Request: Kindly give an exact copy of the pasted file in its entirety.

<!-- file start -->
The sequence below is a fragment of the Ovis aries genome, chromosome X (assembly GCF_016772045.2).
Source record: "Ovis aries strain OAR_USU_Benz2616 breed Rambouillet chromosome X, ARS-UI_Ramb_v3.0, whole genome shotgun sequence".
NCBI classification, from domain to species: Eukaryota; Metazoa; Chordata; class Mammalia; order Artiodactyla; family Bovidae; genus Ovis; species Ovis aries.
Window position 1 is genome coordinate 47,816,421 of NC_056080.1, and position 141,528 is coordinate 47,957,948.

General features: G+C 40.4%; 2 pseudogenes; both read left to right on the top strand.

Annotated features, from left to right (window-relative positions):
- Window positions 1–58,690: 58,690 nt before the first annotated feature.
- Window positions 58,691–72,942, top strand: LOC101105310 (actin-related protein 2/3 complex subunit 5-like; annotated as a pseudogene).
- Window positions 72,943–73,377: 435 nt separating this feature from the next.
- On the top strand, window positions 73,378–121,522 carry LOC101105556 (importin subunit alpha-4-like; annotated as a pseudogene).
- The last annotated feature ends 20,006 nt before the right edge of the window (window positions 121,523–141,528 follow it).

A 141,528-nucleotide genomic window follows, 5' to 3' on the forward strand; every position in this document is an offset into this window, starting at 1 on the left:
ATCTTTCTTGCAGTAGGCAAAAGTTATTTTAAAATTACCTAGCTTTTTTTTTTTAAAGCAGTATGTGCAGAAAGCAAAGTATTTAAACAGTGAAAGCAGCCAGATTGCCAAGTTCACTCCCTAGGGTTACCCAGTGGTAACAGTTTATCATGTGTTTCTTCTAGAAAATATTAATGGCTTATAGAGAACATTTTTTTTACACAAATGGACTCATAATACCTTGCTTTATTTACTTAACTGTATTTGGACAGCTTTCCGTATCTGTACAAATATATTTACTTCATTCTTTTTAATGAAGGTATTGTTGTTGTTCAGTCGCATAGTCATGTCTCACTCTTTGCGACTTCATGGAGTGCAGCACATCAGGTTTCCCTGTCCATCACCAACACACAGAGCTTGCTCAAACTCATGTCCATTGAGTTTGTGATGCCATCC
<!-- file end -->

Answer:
The sequence below is a fragment of the Ovis aries genome, chromosome X (assembly GCF_016772045.2).
Source record: "Ovis aries strain OAR_USU_Benz2616 breed Rambouillet chromosome X, ARS-UI_Ramb_v3.0, whole genome shotgun sequence".
NCBI classification, from domain to species: Eukaryota; Metazoa; Chordata; class Mammalia; order Artiodactyla; family Bovidae; genus Ovis; species Ovis aries.
Window position 1 is genome coordinate 47,816,421 of NC_056080.1, and position 141,528 is coordinate 47,957,948.

General features: G+C 40.4%; 2 pseudogenes; both read left to right on the top strand.

Annotated features, from left to right (window-relative positions):
- Window positions 1–58,690: 58,690 nt before the first annotated feature.
- Window positions 58,691–72,942, top strand: LOC101105310 (actin-related protein 2/3 complex subunit 5-like; annotated as a pseudogene).
- Window positions 72,943–73,377: 435 nt separating this feature from the next.
- On the top strand, window positions 73,378–121,522 carry LOC101105556 (importin subunit alpha-4-like; annotated as a pseudogene).
- The last annotated feature ends 20,006 nt before the right edge of the window (window positions 121,523–141,528 follow it).

A 141,528-nucleotide genomic window follows, 5' to 3' on the forward strand; every position in this document is an offset into this window, starting at 1 on the left:
ATCTTTCTTGCAGTAGGCAAAAGTTATTTTAAAATTACCTAGCTTTTTTTTTTTAAAGCAGTATGTGCAGAAAGCAAAGTATTTAAACAGTGAAAGCAGCCAGATTGCCAAGTTCACTCCCTAGGGTTACCCAGTGGTAACAGTTTATCATGTGTTTCTTCTAGAAAATATTAATGGCTTATAGAGAACATTTTTTTTACACAAATGGACTCATAATACCTTGCTTTATTTACTTAACTGTATTTGGACAGCTTTCCGTATCTGTACAAATATATTTACTTCATTCTTTTTAATGAAGGTATTGTTGTTGTTCAGTCGCATAGTCATGTCTCACTCTTTGCGACTTCATGGAGTGCAGCACATCAGGTTTCCCTGTCCATCACCAACACACAGAGCTTGCTCAAACTCATGTCCATTGAGTTTGTGATGCCATCC